For if a new king had been born, they might be able to curry favor in his court. The magi made their way through the wilderness and through the waste places of Judea to Herod's winter palace. When they saw his pathetic figure on the throne, they knew their hope of glory could not be fulfilled. This was a man who had murdered his own sons to insure that his power would not pass away. From the moment that he discovered a pretender to the throne had been born in Bethlehem, the fate of the child would be sealed. So it was in mournful procession that the magi made their way to Bethlehem --fearing the worst. This star shining in the East could only be another false start, a glimmering mockery of their hope for glory.

By force of habit, they made their way to the cave where Jesus was born. But nothing in all the world could have prepared them for what they saw. They found not a throne, but a feeding trough for the animals. They discovered not an infant prince dressed in fine linens, but this common child wrapped in swaddling clothes and lying in a manger. They had set out following yonder star, but in that lonely cave they found the one who made star-gazing obsolete. They found their salvation in the one who made princes and kings a thing of the past.

From the Heaven's Gate cult to modern day astrologists who sell their services on the Net, the world still abounds with people who believe that the secret to a meaningful life can be found, not here on earth, but quite literally "in the stars." Take a look at Yahoo's astrology page.

Until this encounter with the Christ child, they believed that the favors of God belonged to the rich, the powerful and the mighty. But in Bethlehem they saw the truth. All of us, all people are simply lost souls looking for a star that will not fail. And there is no star in the sky that will lead us to the truth. He is the bright morning star that rises in our consciousness. He is the light that shines when we see that God has found a dwelling place within us.

And so they turned over their gold, frankincense and myrrh, not in tribute to a new king, but in the realization that they would no longer need these trappings of their former life. Some scholars have even suggested that the gold, frankincense and myrrh were not meant as gifts. Rather these were the tools and instruments of their magical arts. These were the props they used in spinning their illusions of power. But what they found in that stable in Bethlehem made these paraphernalia of an ancient superstition suddenly obsolete. No longer would the magi search in vain for the glory of a forgotten empire. Now they could live as a free people knowing that God has a sure foothold in the here and now.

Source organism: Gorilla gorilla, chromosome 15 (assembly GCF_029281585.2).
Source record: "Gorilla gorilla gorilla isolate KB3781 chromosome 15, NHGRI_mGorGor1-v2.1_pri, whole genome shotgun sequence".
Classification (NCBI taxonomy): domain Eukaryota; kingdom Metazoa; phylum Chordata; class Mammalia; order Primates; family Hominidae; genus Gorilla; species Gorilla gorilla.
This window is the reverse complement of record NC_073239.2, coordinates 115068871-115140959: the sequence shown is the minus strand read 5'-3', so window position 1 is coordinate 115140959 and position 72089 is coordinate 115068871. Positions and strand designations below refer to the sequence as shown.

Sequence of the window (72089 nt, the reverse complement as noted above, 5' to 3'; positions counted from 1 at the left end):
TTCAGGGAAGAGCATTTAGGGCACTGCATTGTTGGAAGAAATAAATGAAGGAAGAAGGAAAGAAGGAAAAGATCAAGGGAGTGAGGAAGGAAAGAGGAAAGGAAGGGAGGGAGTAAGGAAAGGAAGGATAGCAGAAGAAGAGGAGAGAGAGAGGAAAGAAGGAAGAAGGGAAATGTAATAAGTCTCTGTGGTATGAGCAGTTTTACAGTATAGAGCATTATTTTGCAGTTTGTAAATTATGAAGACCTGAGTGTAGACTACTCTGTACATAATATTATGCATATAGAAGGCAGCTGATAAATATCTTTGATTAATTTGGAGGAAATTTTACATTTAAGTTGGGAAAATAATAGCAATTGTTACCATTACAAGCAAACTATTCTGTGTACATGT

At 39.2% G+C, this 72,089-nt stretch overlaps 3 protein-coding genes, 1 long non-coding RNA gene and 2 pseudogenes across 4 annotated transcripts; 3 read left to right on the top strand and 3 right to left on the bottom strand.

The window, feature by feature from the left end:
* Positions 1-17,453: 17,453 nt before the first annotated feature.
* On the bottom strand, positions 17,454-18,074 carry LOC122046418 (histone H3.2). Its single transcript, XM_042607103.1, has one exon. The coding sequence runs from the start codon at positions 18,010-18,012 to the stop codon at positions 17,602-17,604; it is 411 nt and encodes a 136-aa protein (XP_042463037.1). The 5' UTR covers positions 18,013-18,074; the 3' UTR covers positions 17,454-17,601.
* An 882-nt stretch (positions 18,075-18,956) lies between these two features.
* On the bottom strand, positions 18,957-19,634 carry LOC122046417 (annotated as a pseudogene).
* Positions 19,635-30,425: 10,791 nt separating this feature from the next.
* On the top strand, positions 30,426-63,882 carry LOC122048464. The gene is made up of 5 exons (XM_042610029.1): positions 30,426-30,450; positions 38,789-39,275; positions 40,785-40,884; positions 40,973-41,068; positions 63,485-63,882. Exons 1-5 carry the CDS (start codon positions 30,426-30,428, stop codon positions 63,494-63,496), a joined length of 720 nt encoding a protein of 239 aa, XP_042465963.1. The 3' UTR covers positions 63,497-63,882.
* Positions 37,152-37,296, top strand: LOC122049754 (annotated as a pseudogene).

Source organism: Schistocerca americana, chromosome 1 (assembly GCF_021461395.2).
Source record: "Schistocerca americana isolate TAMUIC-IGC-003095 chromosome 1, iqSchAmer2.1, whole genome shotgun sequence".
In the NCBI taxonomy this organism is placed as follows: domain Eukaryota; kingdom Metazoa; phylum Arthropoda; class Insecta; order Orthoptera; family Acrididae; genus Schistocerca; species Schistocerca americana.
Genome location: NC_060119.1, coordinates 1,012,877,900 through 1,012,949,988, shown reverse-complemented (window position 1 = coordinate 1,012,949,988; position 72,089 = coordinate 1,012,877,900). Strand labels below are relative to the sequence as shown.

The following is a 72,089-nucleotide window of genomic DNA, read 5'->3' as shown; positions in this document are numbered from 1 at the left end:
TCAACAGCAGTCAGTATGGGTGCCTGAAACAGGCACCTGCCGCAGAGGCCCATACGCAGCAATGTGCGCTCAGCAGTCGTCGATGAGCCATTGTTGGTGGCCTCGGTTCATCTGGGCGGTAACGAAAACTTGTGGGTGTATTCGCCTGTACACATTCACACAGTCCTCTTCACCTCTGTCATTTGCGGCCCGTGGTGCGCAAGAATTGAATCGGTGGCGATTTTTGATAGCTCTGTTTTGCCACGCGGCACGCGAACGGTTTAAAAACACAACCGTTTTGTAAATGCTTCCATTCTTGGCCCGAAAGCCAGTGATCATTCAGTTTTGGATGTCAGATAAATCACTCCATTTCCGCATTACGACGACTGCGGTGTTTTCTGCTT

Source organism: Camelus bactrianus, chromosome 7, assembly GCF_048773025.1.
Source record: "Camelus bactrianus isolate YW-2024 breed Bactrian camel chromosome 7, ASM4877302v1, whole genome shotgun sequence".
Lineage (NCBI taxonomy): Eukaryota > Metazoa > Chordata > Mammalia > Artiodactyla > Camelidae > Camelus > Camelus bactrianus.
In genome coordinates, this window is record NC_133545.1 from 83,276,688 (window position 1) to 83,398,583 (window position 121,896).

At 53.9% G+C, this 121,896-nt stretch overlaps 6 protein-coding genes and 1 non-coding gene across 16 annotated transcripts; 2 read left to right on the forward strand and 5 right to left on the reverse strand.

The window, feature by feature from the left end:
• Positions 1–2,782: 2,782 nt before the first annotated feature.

All the light we need is here within us. If only we have the faith and courage to look and see! When we read the story of the magi carefully it is turned around 180 degrees. Christ is not glorified because kings come to do him honor, rather these would be kings are liberated from their dreams of power and glory and they leave Bethlehem a free people. More truly free then they had ever been even in former days of imperial majesty.

Now that the hustle and bustle of Christmas are behind us, now that the ritual of exchanging gifts is past, we are free to receive the true gift of this season. And that is the same gift which the magi received so long ago in a crowded manger. In Christ we are freed from the necessity to shore up our lives with the trappings of wealth, power, fame or other forms of stardom. The deepest satisfactions in life are not those objects of gold, frankincense or myrrh, not those VCR's, those fancy cars, those Oscars, those superbowl championships or any other honors that the world has to give.

The secret lies not in our possessions, but in taking possession of ourselves. It's the light that burns from within that truly counts. Rather than searching the distant stars for the secrets of our destiny as the magi did, we need only survey the quiet places of our own hearts. It is appropriate that we celebrate this season, not with relics of gold, frankincense or myrrh, the trinkets of astrologers. Instead we turn to the simplest of things, a word of truth, a song, a prayer, a warm welcome to ones we love, the struggle to do the work of justice and to fulfill God's promise of peace. In Jesus Christ, God has come as close to us as the bones of our own bodies, as near as the blood coursing through our veins. He is our bright morning star, a light that shines within our hearts even when all else fails. Let us not hitch our wagons to any lesser star than this! Amen.

Charles Henderson

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The Rev. Charles P. Henderson is a Presbyterian minister and author of Faith, Science and the Future, published in 1994 by CrossCurrents Press. He is also the author of God and Science (John Knox / Westminster, 1986) which he is now rewriting to incorporate more recent developments in the conversation taking place between scientists and theologians. He has also written widely for such publications as The New York Times, The Nation, Commonweal, The Christian Century and others.

For further information about Charles P. Henderson.